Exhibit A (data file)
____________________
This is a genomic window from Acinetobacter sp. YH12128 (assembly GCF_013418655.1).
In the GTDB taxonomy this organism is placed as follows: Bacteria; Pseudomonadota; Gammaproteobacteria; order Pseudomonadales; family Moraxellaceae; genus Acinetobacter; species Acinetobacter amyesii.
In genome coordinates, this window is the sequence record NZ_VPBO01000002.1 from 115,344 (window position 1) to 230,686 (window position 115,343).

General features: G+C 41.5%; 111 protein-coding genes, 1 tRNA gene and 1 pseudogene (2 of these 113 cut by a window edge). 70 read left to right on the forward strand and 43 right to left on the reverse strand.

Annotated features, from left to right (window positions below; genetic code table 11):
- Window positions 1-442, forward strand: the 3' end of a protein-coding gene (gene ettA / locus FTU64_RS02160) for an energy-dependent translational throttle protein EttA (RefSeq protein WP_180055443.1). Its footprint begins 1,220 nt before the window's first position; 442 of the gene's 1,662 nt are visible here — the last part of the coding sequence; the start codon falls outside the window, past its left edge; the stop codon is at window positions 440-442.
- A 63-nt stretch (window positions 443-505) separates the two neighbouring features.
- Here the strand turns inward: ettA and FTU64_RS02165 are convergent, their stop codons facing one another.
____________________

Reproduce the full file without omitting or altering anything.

This is a genomic window from Acinetobacter sp. YH12128 (assembly GCF_013418655.1).
In the GTDB taxonomy this organism is placed as follows: Bacteria; Pseudomonadota; Gammaproteobacteria; order Pseudomonadales; family Moraxellaceae; genus Acinetobacter; species Acinetobacter amyesii.
In genome coordinates, this window is the sequence record NZ_VPBO01000002.1 from 115,344 (window position 1) to 230,686 (window position 115,343).

General features: G+C 41.5%; 111 protein-coding genes, 1 tRNA gene and 1 pseudogene (2 of these 113 cut by a window edge). 70 read left to right on the forward strand and 43 right to left on the reverse strand.

Annotated features, from left to right (window positions below; genetic code table 11):
- Window positions 1-442, forward strand: the 3' end of a protein-coding gene (gene ettA / locus FTU64_RS02160) for an energy-dependent translational throttle protein EttA (RefSeq protein WP_180055443.1). Its footprint begins 1,220 nt before the window's first position; 442 of the gene's 1,662 nt are visible here — the last part of the coding sequence; the start codon falls outside the window, past its left edge; the stop codon is at window positions 440-442.
- A 63-nt stretch (window positions 443-505) separates the two neighbouring features.
- Here the strand turns inward: ettA and FTU64_RS02165 are convergent, their stop codons facing one another.